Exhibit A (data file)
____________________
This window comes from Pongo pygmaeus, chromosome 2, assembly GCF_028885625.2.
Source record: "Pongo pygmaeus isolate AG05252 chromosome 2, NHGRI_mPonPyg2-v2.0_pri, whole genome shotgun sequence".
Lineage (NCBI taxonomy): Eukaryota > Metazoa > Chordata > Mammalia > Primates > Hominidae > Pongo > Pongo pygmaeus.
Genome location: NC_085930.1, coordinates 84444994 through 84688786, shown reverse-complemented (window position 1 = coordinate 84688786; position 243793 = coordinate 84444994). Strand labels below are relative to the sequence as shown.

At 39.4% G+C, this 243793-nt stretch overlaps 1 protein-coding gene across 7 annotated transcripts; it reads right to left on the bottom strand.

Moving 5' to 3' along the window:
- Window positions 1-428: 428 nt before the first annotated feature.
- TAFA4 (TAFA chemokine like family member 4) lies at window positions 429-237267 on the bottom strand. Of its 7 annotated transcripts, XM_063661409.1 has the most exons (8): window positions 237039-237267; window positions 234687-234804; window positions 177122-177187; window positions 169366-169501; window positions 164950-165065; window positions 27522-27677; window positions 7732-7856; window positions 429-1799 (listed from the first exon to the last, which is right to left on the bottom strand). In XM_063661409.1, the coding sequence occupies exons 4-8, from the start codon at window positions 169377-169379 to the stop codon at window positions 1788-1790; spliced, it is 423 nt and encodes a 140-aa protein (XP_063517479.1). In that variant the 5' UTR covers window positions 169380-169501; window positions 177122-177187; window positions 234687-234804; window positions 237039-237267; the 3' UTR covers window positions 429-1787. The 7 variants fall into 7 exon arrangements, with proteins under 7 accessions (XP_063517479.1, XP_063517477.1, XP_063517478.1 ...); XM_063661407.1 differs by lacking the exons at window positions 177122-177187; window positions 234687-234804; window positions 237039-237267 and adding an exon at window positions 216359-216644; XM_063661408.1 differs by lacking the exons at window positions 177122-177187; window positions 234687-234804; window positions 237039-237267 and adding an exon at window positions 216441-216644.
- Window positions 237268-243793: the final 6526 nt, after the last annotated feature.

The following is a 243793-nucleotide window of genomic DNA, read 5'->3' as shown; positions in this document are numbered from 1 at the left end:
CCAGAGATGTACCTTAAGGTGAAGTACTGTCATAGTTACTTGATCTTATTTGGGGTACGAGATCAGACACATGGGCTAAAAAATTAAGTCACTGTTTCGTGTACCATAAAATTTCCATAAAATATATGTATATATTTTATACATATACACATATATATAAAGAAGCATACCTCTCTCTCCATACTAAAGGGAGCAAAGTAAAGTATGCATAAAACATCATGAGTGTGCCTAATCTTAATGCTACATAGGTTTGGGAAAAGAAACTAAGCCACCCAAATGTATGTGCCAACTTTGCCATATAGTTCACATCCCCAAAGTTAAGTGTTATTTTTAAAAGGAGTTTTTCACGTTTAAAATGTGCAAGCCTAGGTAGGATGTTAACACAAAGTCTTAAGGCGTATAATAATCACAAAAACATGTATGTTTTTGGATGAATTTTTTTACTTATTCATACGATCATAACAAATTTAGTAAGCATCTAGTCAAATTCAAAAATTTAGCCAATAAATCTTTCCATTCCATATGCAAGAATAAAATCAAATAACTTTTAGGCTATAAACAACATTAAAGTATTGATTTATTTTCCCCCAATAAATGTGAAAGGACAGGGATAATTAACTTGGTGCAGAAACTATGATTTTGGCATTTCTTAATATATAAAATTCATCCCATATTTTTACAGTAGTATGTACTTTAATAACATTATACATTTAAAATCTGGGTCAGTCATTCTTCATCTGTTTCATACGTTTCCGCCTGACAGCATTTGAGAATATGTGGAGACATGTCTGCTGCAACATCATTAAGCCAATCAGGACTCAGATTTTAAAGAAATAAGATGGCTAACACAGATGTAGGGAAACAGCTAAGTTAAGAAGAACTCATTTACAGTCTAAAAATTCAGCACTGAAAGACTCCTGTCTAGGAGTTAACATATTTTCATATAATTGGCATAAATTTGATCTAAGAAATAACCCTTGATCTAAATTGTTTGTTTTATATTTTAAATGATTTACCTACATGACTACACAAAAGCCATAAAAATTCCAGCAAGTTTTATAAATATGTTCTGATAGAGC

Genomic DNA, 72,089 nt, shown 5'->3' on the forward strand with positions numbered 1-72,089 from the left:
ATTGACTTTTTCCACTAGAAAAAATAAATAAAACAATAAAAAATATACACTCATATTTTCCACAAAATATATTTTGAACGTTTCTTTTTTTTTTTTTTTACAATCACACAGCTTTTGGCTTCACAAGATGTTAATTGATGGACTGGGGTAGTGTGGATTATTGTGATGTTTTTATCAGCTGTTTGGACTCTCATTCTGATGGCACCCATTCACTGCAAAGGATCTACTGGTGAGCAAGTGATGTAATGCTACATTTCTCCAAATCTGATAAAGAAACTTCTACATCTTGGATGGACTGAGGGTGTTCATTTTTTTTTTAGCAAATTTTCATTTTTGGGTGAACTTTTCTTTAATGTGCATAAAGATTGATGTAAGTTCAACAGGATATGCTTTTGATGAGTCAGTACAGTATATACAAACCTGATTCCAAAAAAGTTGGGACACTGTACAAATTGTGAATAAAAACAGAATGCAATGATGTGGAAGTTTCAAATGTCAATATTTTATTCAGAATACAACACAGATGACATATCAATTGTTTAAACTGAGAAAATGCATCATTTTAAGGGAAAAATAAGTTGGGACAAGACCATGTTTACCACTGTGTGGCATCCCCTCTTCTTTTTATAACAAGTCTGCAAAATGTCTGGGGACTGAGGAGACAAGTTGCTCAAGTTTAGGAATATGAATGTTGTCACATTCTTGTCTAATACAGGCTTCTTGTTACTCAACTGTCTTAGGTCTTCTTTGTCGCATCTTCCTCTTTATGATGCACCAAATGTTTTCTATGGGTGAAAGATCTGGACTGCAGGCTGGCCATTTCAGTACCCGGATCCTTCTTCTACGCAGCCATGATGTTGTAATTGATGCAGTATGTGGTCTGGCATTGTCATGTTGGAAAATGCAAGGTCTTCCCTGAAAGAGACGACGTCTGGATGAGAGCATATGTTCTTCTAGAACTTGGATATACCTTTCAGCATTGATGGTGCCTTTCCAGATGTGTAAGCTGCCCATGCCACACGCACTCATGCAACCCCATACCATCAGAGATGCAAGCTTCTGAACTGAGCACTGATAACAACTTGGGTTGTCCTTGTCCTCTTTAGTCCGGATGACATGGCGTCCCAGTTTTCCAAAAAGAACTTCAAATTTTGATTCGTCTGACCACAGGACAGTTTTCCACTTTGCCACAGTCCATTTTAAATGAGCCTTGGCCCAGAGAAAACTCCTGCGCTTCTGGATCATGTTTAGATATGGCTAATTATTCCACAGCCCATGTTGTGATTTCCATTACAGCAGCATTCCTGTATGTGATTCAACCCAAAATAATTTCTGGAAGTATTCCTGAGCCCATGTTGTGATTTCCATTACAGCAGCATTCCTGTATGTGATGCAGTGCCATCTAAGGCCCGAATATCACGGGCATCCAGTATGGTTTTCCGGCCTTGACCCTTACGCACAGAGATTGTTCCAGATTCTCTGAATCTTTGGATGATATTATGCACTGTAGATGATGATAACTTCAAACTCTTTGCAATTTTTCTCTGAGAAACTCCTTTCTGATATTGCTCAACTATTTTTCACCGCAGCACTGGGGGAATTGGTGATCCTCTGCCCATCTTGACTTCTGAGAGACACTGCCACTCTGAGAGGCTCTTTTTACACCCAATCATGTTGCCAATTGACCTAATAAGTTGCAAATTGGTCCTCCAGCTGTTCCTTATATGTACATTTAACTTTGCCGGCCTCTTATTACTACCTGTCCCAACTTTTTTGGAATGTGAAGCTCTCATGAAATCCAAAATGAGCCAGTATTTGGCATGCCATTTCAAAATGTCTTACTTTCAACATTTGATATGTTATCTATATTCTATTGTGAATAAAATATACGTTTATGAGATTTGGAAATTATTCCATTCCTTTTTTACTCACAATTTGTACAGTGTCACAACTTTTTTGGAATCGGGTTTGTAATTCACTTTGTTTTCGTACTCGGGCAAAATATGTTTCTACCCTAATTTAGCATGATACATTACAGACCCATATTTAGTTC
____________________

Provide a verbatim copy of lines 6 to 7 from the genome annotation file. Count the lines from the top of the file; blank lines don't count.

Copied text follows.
Moving 5' to 3' along the window:
- Window positions 1-428: 428 nt before the first annotated feature.